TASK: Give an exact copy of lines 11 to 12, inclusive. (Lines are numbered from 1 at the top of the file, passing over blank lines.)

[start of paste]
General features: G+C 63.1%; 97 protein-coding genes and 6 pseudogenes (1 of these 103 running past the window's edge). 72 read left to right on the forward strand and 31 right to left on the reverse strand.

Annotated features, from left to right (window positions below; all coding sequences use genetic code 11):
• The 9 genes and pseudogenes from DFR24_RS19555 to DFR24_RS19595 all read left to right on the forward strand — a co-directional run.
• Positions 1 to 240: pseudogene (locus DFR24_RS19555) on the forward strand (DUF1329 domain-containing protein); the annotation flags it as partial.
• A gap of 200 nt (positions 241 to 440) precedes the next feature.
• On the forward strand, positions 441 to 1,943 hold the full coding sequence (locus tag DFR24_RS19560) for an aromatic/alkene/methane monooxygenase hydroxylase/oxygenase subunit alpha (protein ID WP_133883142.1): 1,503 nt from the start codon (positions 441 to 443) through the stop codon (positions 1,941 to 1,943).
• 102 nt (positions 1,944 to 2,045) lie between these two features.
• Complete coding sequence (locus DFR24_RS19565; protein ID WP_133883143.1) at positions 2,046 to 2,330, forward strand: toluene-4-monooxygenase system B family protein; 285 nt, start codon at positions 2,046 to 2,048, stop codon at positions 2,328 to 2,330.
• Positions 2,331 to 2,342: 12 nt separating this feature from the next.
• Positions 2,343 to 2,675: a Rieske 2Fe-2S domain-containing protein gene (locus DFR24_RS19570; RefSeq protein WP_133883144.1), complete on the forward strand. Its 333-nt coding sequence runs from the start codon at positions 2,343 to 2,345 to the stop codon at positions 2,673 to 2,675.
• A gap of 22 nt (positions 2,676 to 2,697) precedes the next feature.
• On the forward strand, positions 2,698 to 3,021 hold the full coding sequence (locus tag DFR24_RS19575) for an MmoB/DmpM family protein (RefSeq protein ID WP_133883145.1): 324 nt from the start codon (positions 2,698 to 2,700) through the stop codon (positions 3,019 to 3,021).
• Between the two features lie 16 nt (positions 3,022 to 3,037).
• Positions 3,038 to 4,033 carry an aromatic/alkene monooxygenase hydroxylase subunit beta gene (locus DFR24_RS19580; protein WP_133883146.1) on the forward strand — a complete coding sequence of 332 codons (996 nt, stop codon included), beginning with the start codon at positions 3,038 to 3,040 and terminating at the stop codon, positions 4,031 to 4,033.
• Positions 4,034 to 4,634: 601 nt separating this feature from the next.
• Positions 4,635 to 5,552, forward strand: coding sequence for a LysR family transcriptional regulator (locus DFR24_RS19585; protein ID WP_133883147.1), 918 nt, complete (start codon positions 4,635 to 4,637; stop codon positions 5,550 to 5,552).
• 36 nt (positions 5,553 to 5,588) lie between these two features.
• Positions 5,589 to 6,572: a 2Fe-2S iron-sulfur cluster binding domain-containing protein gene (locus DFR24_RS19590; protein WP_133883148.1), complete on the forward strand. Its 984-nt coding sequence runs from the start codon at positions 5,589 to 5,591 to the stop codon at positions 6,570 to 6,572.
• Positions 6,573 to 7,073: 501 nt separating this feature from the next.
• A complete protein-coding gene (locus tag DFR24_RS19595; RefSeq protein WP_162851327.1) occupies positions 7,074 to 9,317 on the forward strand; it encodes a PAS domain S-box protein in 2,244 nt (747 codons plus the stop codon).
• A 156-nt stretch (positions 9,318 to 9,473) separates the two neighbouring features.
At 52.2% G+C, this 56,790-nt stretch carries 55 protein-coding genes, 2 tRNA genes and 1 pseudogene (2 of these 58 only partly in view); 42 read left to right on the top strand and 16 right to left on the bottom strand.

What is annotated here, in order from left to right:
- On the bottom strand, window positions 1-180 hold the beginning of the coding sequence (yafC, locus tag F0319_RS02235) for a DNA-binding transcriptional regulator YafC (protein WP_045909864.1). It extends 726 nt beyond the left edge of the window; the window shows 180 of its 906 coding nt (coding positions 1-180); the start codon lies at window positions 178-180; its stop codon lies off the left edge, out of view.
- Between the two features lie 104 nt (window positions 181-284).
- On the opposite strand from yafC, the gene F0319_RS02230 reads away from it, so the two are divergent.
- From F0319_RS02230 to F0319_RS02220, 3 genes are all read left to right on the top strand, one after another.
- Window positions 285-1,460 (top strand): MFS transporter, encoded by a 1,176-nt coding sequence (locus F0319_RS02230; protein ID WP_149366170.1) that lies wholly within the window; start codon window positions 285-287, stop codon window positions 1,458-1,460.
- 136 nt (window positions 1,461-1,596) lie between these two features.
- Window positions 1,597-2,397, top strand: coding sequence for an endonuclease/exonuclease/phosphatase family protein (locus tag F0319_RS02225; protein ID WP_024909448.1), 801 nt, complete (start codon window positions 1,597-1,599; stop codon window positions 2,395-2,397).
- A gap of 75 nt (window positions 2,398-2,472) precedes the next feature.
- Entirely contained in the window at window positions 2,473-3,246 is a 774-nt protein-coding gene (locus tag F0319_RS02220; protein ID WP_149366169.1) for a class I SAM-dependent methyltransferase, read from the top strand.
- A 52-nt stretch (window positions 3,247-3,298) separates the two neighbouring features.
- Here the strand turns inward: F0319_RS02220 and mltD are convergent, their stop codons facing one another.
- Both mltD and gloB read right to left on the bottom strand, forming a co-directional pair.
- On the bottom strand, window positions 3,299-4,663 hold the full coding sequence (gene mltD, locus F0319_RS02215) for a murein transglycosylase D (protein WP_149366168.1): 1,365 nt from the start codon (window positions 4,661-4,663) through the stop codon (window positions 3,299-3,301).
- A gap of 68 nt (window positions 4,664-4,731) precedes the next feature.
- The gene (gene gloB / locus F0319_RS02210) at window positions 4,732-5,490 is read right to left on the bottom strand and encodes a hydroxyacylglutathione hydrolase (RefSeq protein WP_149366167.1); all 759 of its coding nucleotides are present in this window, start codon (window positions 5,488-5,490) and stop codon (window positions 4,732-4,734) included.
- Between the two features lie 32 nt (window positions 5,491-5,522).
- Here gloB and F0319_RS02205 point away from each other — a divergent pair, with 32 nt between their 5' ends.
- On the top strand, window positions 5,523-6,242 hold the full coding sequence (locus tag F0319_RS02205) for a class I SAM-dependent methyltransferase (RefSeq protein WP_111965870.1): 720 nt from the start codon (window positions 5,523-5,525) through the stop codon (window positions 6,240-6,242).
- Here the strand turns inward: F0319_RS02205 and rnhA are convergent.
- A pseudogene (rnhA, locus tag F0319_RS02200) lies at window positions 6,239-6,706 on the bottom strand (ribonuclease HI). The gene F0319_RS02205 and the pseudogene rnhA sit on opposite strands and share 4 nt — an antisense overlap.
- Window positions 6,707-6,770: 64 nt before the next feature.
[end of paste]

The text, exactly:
• A gap of 22 nt (positions 2,676 to 2,697) precedes the next feature.
• On the forward strand, positions 2,698 to 3,021 hold the full coding sequence (locus tag DFR24_RS19575) for an MmoB/DmpM family protein (RefSeq protein ID WP_133883145.1): 324 nt from the start codon (positions 2,698 to 2,700) through the stop codon (positions 3,019 to 3,021).